Close
US Fed hikes will drive capital market activity in Africa next year, says Citigroup head

US Fed hikes will drive capital market activity in Africa next year, says Citigroup head

As commodity prices pick up – due in part to a boost brought on by OPEC’s decision to cut global oil supply and a recent fiscal stimulus in China – Africa’s economic outlook is strengthening following a tough year, according to Miguel Azevedo, head of investment banking at Citigroup. However, capital market activity and investors interest in the continent is unlikely to return to the heady highs seen in 2014, he said. 

“With fed hikes in the US, typically we see a diversion of funds from emerging markets back to their developed counterparts and this will impact capital market activity in 2017,” said Azevedo. “At the same time, access to capital markets in the continent will be linked to strong fundamentals, a liberal stance on the movement of capital, goods and services and where the use of proceeds is clear.”

“People are increasingly beginning to differentiate between issuers out of Africa. Investors are delving deeper into individual stories and backing the countries and businesses that have strong fundamentals and track records,” he added. “And while capital markets on the whole have been somewhat subdued, there have been some bright spots.”

In October this year, IHS – a Nigerian provider of mobile telecommunications infrastructure – raised $800m in the international capital markets over five years with a yield of 9.5%. Access Bank, a tier one bank in Nigeria also went to the capital markets this year with $300m Eurobond over five years at 10.5%.  

And following an IMF bailout in Ghana which came to fruition in 2015, Ghana successfully issued a $750m Eurobond, marking a successful return to international capital markets.

“Yet despite some of the good stories coming out of Africa, and some of the good deals we have seen, in terms of general economic growth for next year, this will remain driven by what happens within the major economies in the region – Nigeria, Ivory Coast, Kenya, Egypt and South Africa because these account for more than 50% of the continent’s GDP,” said Azevedo. “This might be unfair, but it’s still the case.”

You can read more about African Business’ outlook for Africa 2017 in the January 2017 edition out in December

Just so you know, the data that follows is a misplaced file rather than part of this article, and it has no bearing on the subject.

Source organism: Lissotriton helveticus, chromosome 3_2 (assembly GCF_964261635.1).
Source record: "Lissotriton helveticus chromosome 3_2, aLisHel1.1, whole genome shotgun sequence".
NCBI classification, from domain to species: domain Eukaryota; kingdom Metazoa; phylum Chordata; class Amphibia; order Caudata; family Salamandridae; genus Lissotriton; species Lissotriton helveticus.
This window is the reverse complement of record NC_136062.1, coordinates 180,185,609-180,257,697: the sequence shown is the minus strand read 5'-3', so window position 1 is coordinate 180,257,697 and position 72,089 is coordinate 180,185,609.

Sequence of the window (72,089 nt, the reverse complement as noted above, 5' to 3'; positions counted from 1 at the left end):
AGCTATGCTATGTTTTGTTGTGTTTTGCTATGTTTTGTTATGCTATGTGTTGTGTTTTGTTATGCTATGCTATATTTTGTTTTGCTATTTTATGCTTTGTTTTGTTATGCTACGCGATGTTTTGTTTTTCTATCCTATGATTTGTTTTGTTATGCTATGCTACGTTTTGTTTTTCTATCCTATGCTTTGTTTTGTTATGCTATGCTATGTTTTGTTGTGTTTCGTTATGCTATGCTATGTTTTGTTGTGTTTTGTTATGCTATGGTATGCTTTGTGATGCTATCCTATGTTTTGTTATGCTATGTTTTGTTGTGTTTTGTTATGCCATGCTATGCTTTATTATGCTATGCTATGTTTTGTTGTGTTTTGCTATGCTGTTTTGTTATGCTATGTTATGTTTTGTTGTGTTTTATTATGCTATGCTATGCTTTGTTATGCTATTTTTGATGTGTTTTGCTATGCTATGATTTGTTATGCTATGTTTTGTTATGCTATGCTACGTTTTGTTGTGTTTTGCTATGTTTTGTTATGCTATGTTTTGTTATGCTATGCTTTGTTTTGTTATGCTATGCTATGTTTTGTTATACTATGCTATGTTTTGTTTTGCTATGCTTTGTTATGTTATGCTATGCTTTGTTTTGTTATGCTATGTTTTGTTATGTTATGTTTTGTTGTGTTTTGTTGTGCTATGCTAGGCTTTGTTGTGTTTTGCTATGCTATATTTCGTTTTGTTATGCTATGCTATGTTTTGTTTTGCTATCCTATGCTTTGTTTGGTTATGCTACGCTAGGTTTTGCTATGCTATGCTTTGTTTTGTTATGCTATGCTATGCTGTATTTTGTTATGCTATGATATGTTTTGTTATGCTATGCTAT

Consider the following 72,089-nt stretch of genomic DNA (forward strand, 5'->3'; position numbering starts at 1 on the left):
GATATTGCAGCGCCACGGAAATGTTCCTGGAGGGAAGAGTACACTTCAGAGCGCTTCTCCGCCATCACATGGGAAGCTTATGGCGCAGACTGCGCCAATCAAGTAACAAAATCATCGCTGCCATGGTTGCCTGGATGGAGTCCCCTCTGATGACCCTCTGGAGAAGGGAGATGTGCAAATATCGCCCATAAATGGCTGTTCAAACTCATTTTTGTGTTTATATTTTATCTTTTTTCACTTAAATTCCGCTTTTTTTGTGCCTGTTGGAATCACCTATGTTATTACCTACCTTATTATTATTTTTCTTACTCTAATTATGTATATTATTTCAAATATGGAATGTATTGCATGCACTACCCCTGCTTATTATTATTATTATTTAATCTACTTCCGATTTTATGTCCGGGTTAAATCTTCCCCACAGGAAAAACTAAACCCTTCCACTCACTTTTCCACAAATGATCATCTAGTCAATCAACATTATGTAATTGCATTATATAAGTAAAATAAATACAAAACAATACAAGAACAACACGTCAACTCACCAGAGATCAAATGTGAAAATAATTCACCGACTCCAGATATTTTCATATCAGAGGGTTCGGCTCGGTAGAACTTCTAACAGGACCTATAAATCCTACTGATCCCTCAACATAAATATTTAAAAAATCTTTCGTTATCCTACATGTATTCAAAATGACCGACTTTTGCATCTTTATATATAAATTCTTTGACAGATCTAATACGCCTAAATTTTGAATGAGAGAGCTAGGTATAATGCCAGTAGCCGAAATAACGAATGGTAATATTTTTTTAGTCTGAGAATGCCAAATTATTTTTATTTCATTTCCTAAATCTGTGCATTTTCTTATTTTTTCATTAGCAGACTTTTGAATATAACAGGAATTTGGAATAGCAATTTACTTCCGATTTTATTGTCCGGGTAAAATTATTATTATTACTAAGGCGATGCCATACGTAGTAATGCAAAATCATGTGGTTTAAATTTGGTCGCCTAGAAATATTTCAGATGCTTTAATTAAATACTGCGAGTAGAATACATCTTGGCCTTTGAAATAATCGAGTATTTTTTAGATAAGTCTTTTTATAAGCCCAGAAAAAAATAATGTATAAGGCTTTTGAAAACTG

10

Rate this article

Author Thumbnail
Written by Kanika Saigal

Kanika Saigal is deputy editor of African Business Magazine and African Banker Magazine based in London. Previously Africa Editor at Euromoney Magazine, Kanika has an undergraduate degree in Social and Political Science from Cambridge University and a double masters degree from the London School of Economics and Peking University in International Affairs.

Join our mailing list to receive a sharp, curated weekly round-up of African business news.

Help us deliver better content

Related Posts

  • James Mworia of Centum

    Centum Investment’s Midas touch

    Centum, East Africa’s largest publicly listed investment firm, seems to have the Midas touch – turning everything it comes into contact with into gold. James Mworia, the company’s CEO, tells Tom Collins why the Kenya’s consumer-oriented policy is such a boon for investors

  • Fishermen in Gazi Bay

    Africa must not be shortchanged on climate finance

    Climate finance, properly directed, not only mitigates the effects of global climate change, but also plays a significant part in economic and social development. However, the richer nations are still not paying their fair share of the climate bill

  • Moody's Senior Vice President Constantinos Kypreos

    Moody’s dim outlook on African banks

    Constantinos Kypreos, who leads a team of analysts covering banks in Africa, the Middle East and the Balkans, talks to Rafiq Raji about the reasons why the rating agency has downgraded its outlook for African banks

  • Mahin Dissanayake, Senior Director, Banks – EMEA, at Fitch Ratings

    Kenya brightens Fitch outlook

    Fitch Ratings has downgraded its outlook on African banks. Rafiq Raji talks to Mahin Dissanayake, Senior Director, Banks – EMEA, at Fitch to discover why 

Join our 70,000+ subscribers by signing up to our mailing list

Help us deliver better content